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Letter from Gertrude Bell to her father, Sir Hugh Bell

Letter written from London in which Bell discusses her father's health and provides an update on her recent activities and social engagements. She notes that she has continued working at the British Museum where she has consulted a biography of the poet Hafez in Persian with Latin crib text.
Reference code
Bell, Sir Thomas Hugh Lowthian
Bell, Gertrude Margaret Lowthian
Person(s) mentioned
Balfour, Arthur
Creation Date
Extent and medium
1 letter, paper

51.5072178, -0.1275862

Thursday. 95 Sloane Street. My dear dear Father. I am so sorry for you, you poor dear! I daresay you are rather enjoying being ill, but still it's an absurd way to spend your holiday and I'm dreadfully disappointed that you and Mother are not arriving here tonight! But do take care, and don't go to Middlesbrough with your temperature at Heaven knows where for I'm sure that is why you were feverish for weeks afterwards last time. Please listen to the good advice of your family! I went up to the Musee this morning and read a Persian life of Hafez with a Latin crib. I think I got at the meaning of it with the help of a Persian dictionary, but a Latin translation is not so clear to me as it might be. It was awfully windy bicycling this morning, but now the wind has dropped and I hope the warm weather has come back. I didn't go to Lady Pollock's on Tuesday, because I had promised to go to a party at Audley Sq and I couldn't combine the two unchaperoned. Audley Sq was amusing - Mr Waldegrave and all my bicycling party of the night before were there, and Horace, and Lady Colvile and Agnes Peel and many others. I had a long talk with Cecilia Roberts who was then looking quite different from everybody else, with her hair dragged back very tight, but with quite a nice dress on, which Lady Morpeth told us with pride she had ordered for her at her own dressmaker's. Cecilia was rather annoyed "Oh please don't mention it." she said! I like her, hair and all. She told me Lady Carlisle is very ill and is coming up to London to make a cure. Lord Carlisle came here this afternoon and asked for Mother and for me, but I had gone to see Mrs Poynter. I was very sorry not to have seen him. Walter came to tea, I showed him my bicycle and he highly approved. Mrs Poynter has had influenza and been very bad. She had just come back from the country and still looks white. Mrs Alma Tadema and Mrs F. Macmillan came in while I was there. Mrs Macmillan begged me to come and see her on a Friday and I thanked her kindly, but I don't much like her for all that. Yesterday morning I took a holiday and went to the Foreign Office with the Tyrrells to see the Trooping of the Colour. There was a blizzard of dust, and even a little rain, and a very cold wind: we thanked Providence we were safely indoors. I was much amused - it's a very fine show (I had never seen it before) and there were a lot of people at the party - Russells, little Mr Balfour and some Stracheys etc. But the weather yesterday was past words nasty.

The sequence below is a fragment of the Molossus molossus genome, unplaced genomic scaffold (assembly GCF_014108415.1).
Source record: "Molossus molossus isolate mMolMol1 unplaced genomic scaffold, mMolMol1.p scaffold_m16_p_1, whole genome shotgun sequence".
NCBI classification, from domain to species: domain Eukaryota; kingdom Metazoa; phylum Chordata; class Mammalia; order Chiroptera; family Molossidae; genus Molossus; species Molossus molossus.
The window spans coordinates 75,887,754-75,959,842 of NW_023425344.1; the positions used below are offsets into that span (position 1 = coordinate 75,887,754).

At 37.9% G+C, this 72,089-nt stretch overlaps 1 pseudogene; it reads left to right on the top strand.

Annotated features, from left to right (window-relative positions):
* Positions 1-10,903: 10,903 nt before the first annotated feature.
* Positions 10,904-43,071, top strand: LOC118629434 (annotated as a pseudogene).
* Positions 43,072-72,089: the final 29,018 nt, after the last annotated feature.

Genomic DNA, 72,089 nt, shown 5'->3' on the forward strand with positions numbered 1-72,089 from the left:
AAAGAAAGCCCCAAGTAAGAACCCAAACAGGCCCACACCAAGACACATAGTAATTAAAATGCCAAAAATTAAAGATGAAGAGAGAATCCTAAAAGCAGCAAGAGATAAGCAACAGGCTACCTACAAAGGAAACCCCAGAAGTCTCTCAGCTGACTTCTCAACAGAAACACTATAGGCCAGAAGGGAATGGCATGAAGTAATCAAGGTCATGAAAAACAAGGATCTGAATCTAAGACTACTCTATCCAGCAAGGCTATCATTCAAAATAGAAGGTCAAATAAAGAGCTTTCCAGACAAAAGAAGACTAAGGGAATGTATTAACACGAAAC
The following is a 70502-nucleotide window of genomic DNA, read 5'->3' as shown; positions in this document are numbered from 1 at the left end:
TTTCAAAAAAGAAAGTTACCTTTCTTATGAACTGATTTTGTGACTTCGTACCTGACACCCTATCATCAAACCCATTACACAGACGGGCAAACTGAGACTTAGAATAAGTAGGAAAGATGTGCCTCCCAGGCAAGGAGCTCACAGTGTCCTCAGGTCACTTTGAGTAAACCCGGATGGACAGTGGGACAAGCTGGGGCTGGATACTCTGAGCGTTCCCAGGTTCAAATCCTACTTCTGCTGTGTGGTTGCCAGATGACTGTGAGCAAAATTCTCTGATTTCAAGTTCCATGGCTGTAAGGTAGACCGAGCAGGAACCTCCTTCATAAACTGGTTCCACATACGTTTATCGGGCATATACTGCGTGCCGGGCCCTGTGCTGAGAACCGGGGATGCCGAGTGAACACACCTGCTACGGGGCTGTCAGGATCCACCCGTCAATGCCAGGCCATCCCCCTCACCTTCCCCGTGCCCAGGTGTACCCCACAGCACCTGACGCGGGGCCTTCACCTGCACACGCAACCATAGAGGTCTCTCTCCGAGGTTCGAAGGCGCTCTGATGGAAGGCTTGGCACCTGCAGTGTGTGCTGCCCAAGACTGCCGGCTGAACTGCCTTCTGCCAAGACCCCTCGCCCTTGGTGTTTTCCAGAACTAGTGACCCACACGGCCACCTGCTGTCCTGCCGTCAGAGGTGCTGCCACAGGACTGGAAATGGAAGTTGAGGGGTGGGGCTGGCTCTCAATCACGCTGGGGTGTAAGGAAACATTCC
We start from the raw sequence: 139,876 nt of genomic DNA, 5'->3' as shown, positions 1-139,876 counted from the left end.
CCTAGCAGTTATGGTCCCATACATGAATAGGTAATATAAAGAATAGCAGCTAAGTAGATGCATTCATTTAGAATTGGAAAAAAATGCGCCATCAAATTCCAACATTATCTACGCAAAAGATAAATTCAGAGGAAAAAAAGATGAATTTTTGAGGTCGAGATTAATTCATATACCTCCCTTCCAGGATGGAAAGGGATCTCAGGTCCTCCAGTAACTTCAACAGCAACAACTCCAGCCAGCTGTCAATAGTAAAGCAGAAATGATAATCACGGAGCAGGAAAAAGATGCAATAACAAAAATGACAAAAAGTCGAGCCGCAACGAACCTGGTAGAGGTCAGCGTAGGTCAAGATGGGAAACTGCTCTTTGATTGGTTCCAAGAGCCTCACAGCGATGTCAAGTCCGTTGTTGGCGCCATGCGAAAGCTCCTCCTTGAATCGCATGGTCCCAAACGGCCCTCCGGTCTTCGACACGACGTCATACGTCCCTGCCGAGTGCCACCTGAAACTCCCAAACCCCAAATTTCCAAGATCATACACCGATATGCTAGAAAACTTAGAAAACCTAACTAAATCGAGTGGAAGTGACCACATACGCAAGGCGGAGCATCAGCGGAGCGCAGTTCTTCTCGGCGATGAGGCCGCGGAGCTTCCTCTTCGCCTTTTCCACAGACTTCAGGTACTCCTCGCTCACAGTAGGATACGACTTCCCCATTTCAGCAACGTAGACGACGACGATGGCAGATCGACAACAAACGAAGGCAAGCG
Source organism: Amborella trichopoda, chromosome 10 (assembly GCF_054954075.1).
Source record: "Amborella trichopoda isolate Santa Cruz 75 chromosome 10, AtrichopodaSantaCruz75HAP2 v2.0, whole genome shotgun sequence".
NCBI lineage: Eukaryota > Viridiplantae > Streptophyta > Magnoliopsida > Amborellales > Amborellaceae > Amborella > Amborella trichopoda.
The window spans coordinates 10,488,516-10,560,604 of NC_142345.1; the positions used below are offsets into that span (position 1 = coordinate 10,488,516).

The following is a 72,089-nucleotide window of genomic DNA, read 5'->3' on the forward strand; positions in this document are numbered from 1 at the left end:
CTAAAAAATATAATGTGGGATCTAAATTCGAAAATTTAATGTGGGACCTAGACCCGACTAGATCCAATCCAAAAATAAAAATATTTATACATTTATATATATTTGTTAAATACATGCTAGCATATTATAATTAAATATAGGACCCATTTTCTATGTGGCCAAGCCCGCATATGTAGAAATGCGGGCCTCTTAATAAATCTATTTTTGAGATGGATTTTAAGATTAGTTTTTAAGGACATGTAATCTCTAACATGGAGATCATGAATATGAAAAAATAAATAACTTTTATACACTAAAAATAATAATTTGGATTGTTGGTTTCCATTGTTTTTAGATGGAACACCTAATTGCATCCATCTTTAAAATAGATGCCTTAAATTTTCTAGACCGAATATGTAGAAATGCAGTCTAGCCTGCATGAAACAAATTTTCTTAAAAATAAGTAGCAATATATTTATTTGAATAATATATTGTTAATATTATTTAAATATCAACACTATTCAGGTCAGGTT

I am going down to Caroline at Hayes (in Kent!) for Whitsuntide. I want to bicycle down on Saturday if I can get an escort, it's only 17 miles and send my luggage by train. London is beginning to feel very Whitsuntidy.

Beatrice Clementi came to see me this afternoon just before I went out. She is buying her trousseau! She is to be married in November. The future father in law had been duly informed and has given no sign of any kind. I hope it may all turn out all right. The fiancé is coming back to England and they are to be married at Wheathampstead. I am very glad.

A Blue Book has arrived for Mother.

Love to you both and please get well quickly - it makes me very unhappy when you have anything the matter with you. Ever your affectionate daughter Gertrude

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